A retrofit project to improve the energy efficiency of a north Wales factory has been named as one of the first developments to secure funding from the green investment bank
Insulation maker Kingspan has been awarded £5 million to install energy-saving measures, including building management systems and more efficient lighting, at its Holywell plant.
The project aims to reduce electricity consumption at the site by up to 15% and is the first to secure a portion of the bank’s £100 million non-domestic energy efficiency investment programme.
The bank, which is the first of its kind in the world, will invest up to £3 billion of government funding over the coming years in projects with the goal of improving waste and recycling infrastructure, boosting energy efficiency and increasing low-carbon energy supplies. The government aims to leverage private sector capital, with the goal of making an extra £18 billion of public and private sector investment available by 2015.
“The green investment bank is now a reality. It will place the green economy at the heart of our recovery and position the UK in the forefront of the drive to develop clean energy,” said business secretary Vince Cable, launching the bank in Edinburgh.
The newly appointed chair of the bank Lord Smith said: “The green investment bank has the potential to be a game-changing component of the UK's low-carbon economy, and a profitable centre of excellence in specialist and renewable investment.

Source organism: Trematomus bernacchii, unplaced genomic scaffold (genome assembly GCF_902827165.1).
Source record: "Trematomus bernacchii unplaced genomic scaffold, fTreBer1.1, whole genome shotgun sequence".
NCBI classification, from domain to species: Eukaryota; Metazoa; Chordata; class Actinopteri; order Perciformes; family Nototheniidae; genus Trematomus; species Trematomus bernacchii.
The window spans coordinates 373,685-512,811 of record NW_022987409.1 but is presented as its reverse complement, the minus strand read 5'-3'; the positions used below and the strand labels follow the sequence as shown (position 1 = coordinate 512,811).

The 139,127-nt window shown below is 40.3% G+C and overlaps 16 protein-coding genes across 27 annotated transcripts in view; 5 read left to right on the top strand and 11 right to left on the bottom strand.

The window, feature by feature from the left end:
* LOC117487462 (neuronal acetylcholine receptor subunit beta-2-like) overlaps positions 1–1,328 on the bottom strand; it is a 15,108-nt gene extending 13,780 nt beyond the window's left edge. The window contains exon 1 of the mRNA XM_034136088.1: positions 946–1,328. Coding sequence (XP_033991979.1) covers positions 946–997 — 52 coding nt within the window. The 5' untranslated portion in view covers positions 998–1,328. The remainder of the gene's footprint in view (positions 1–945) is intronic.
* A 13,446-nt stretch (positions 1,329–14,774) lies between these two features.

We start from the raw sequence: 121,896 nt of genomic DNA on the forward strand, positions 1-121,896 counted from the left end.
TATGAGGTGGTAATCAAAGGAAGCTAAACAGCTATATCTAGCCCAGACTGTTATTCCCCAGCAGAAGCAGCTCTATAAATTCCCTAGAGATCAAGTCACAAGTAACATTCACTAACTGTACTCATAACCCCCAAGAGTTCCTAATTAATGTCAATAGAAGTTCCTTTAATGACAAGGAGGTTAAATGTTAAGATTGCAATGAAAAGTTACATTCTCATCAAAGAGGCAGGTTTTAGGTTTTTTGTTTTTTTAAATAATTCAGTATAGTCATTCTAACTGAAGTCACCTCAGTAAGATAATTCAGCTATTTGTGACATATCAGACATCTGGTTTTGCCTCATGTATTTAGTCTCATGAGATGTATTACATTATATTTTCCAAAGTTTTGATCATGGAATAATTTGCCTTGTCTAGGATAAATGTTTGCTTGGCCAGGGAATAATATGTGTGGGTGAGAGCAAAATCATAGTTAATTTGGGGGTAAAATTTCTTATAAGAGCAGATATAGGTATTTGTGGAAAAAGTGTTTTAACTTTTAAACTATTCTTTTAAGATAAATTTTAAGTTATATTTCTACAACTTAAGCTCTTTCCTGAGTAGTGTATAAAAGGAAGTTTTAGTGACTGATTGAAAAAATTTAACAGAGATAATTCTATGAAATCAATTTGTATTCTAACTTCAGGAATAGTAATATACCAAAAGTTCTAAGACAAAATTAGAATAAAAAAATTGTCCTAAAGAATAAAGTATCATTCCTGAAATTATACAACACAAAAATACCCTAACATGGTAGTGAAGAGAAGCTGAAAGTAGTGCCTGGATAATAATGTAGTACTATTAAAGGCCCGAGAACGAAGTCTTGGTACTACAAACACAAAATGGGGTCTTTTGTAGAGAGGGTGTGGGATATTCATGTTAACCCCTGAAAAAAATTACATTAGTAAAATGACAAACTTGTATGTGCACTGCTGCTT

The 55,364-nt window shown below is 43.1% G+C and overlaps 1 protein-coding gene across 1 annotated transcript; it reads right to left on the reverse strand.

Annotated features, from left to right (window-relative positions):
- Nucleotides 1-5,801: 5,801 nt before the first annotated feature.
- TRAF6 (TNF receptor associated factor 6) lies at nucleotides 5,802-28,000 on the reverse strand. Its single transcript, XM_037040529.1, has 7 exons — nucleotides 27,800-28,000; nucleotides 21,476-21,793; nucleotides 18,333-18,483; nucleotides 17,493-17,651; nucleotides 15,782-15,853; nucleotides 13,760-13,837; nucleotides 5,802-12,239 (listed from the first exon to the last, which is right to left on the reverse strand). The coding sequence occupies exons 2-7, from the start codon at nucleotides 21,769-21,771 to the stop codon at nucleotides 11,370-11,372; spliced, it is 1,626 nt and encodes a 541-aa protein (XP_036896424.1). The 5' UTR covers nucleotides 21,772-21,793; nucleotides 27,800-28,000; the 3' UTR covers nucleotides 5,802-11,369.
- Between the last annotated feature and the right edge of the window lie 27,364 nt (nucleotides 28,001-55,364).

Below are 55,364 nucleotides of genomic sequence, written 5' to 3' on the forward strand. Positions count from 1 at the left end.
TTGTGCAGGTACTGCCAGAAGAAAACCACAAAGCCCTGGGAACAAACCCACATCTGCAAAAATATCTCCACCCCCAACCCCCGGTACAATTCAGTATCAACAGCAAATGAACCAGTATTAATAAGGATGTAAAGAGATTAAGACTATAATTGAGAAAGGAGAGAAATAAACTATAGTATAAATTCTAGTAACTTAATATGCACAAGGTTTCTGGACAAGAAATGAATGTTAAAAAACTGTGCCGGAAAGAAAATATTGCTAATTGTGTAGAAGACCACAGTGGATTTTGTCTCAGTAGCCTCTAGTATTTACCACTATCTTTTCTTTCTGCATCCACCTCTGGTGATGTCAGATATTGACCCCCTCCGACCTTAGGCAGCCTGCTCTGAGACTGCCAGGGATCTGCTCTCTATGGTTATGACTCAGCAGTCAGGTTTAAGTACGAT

“I am confident that our excellent team will put its many years of expertise to work on building the foundations of that sustainable economy, and facilitating the important investments that will ensure its long-term good health.”
Cable confirmed that the bank had also made its first investment to a green energy project, providing a project to build six anaerobic digestion plants in the North East of England with £8 million of financial assistance.
Industry bodies, including the Renewable Energy Association (REA) and the manufacturers’ association, the EEF, broadly welcomed the opening of the bank.
“We are pleased that one of the first investments is a bioenergy project,” commented the REA’s chief executive Gaynor Hartnell. “We hope that biomass and waste-to-energy – as well as offshore wind – will form a significant component of the bank’s activity. It is important to get as much leverage as possible from the initial £3 billion and investment in a diverse portfolio of renewable technologies will be helpful.”
Meanwhile, the EEF’s head of business environment Roger Salomone said: “Shifting to a low-carbon economy will require significant and sustained investment. The challenge now is to start getting funding out more quickly to projects that will both cut emissions and generate jobs.”
At the same time, the Environmental Services Association (ESA) argued that investment in sustainable waste projects could also be stimulated by more green taxes.
In a new report, the ESA argues that the government is relying too heavily on landfill tax and, ahead of the autumn statement next week, calls for a new package of green taxes and incentives that will encourage firms to invest in projects at the top end of the waste hierarchy.
“Landfill tax revenues may fall quickly in the coming years, making deficit reduction harder. At the same time, the environmental benefits of the tax will diminish as the focus moves further up the waste hierarchy. And the lack of clarity over the future of the tax post-2014 has created business uncertainty,” said Matthew Farrow the ESA’s director of policy.
“Extending the landfill tax escalator beyond 2014 is the wrong option. Instead, we need some new thinking about how to promote investment further up the waste hierarchy. We propose a package of fiscal incentives and new taxes to do this.”